To be fair, they don’t actually re-write “How You Remind Me” as often as you’d think given their reputation. But the problem with Silver Side Up is that every song has the same verse-chorus-verse-chorus-bridge-chorus structure with the occasional third verse thrown in to “shake things up.” Oh, and nearly every song has the exact same guitar tone. And whenever they use an effect it doesn’t really add much to the song; it just feels like it’s there so they can say they did something different with the guitar sounds. The drumming is bland and the bass just follows whatever the guitars are playing. Luckily these guys are actually better riff writers than I thought (not that that’s saying very much), but there’s so little variety in their sound and songwriting that after a while everything just starts to blend together.

Okay, so maybe there are a whole bunch of problems with Silver Side Up.

They do finally get around to doing something different – they use a slide guitar and adopt a more melodic playing style for much of the Southern-rock-influenced “Good Times Gone,” which is the last song on this album. So by the time they finally pull a different trick out of their sleeve, you’ve gotten so tired of hearing the same old thing that you’re barely even paying attention anymore. And even then, they can’t help but try turning it into a more “traditional” Nickelback song.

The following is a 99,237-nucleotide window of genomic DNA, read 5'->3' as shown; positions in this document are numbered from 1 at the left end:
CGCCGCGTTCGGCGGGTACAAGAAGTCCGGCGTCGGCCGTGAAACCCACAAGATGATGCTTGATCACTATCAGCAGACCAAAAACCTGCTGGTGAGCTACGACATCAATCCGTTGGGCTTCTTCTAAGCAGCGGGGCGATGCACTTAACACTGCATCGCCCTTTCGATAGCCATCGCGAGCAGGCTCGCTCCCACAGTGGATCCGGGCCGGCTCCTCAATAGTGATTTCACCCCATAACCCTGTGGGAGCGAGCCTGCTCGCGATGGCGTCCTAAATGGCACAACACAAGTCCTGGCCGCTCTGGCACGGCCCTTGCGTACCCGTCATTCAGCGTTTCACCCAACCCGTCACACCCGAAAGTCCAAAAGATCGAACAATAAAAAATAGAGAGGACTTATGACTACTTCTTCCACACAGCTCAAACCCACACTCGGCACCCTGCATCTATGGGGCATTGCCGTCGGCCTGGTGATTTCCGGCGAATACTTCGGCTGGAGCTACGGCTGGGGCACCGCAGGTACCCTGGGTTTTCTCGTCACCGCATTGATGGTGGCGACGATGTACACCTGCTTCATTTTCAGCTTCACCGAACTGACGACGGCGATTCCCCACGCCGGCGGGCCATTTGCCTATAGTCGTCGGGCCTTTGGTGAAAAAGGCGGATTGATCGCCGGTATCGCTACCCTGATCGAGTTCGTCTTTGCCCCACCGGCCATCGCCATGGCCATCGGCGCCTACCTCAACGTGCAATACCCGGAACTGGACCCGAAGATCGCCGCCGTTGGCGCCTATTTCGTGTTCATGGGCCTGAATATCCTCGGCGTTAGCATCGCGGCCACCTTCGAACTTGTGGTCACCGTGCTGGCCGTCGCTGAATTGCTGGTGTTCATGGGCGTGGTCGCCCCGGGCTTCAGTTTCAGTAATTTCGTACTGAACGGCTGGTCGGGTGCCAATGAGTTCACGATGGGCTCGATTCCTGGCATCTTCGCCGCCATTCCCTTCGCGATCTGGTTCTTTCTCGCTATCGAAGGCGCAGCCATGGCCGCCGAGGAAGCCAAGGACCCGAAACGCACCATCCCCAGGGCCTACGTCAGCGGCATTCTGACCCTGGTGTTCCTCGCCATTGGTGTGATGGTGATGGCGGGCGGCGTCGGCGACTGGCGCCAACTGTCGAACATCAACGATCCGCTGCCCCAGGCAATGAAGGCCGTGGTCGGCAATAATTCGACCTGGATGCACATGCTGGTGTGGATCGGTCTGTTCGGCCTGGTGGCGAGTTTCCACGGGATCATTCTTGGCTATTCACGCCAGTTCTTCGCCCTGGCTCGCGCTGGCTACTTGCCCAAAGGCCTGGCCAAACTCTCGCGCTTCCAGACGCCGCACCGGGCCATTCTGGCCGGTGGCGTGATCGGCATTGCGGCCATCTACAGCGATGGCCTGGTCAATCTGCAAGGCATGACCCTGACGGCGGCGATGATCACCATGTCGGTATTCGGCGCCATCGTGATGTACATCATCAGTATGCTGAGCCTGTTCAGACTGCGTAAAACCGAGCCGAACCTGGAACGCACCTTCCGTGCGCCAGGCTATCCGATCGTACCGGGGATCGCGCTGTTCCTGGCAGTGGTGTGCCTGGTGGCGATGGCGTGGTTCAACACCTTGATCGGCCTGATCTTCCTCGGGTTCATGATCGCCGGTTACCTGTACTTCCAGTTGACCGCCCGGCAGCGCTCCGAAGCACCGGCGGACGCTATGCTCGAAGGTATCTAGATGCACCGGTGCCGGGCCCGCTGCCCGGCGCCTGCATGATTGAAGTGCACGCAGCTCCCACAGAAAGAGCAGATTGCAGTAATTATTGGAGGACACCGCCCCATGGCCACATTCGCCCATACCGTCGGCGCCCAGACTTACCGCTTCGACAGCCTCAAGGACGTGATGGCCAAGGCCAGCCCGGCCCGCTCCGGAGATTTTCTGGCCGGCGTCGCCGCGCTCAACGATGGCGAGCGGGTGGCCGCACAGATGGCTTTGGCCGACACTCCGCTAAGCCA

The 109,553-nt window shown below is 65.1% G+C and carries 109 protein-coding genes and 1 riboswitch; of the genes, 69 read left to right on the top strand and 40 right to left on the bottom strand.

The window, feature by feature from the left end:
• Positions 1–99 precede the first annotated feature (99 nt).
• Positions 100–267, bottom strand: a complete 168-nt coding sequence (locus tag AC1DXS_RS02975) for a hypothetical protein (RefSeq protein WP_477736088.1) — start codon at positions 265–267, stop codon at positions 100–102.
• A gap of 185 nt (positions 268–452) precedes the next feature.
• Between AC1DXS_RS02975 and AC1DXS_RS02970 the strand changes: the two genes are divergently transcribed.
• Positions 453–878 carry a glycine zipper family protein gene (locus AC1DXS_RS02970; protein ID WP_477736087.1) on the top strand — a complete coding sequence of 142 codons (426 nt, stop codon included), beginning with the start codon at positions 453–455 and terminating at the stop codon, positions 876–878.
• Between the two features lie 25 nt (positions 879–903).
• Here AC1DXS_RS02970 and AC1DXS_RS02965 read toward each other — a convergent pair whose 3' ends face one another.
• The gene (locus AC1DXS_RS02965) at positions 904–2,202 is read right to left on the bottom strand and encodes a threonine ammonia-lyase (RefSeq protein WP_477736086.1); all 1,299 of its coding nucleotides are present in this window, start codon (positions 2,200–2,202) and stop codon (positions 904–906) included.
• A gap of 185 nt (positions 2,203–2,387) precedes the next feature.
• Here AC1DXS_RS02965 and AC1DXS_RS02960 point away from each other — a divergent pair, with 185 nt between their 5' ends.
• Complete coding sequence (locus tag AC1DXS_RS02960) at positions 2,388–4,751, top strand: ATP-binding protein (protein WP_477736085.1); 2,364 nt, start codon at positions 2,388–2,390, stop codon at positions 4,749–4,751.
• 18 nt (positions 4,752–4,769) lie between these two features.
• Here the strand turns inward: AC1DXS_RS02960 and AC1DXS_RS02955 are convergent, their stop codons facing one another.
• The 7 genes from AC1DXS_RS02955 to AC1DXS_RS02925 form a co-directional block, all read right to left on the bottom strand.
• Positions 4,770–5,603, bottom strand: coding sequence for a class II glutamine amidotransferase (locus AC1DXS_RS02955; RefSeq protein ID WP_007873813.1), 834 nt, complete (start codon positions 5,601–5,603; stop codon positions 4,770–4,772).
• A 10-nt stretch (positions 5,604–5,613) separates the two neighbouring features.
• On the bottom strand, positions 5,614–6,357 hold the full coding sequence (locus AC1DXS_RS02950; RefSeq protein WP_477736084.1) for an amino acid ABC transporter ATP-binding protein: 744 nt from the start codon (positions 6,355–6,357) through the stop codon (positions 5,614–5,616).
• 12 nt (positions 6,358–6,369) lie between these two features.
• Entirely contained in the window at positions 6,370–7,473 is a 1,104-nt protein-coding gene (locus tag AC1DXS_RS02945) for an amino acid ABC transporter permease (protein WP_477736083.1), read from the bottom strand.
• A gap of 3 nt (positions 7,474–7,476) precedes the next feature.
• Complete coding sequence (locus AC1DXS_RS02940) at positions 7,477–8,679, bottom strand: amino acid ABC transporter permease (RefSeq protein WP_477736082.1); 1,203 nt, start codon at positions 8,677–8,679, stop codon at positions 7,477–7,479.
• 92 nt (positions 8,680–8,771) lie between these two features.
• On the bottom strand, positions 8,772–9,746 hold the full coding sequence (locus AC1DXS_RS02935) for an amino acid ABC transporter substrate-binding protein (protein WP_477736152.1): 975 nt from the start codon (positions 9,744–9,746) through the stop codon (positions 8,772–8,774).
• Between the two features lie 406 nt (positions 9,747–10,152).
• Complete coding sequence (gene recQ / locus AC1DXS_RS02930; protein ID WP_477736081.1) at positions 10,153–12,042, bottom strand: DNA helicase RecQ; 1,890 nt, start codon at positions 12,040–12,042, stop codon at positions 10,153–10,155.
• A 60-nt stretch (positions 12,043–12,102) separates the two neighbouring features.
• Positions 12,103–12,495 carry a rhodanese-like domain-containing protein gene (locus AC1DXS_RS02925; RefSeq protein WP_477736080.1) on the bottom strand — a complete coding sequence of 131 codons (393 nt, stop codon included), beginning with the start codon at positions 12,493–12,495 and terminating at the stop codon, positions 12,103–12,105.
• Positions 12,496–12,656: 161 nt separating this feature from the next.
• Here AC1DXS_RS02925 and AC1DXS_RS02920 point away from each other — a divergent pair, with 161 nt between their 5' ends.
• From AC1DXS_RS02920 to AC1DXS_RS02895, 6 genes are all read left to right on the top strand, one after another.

Come to think of it, the Southern-rock-influenced album closer has become a Nickelback tradition in its own right, hasn’t it? “Good Times Gone,” “Rockstar,” “This Afternoon”… God, even the songs where they break away from the formula stick to a formula.

In fact, while writing this epic novel of a post I went and listened to some non-single tracks on Nickelback’s more recent albums. This pretty much left me limited to The Long Road as the band apparently thinks they’re rock’s answer to Michael Jackson; their last two albums have spawned a combined total of 15 singles in the U.S. (7 of 11 songs from All The Right Reasons, 8 of 11 from Dark Horse), and the only other artist I can think of to do that is the King of Pop himself.

And guess what? It’s the same damn guitar tone, over and over again, on the vast majority of their songs, and the guitars are so loud that even if something else is going on in the background it’s too hard to hear it. There’s the rare acoustic song to break up the monotony, not to mention the pointless effects in songs like “Gotta Be Somebody,” where the tremolo is just barely audible, but other than that they haven’t changed a single damn thing about their sound. (Their lyrics, on the other hand, have gotten progressively hornier – think AC/DC without the humorous double entendres.)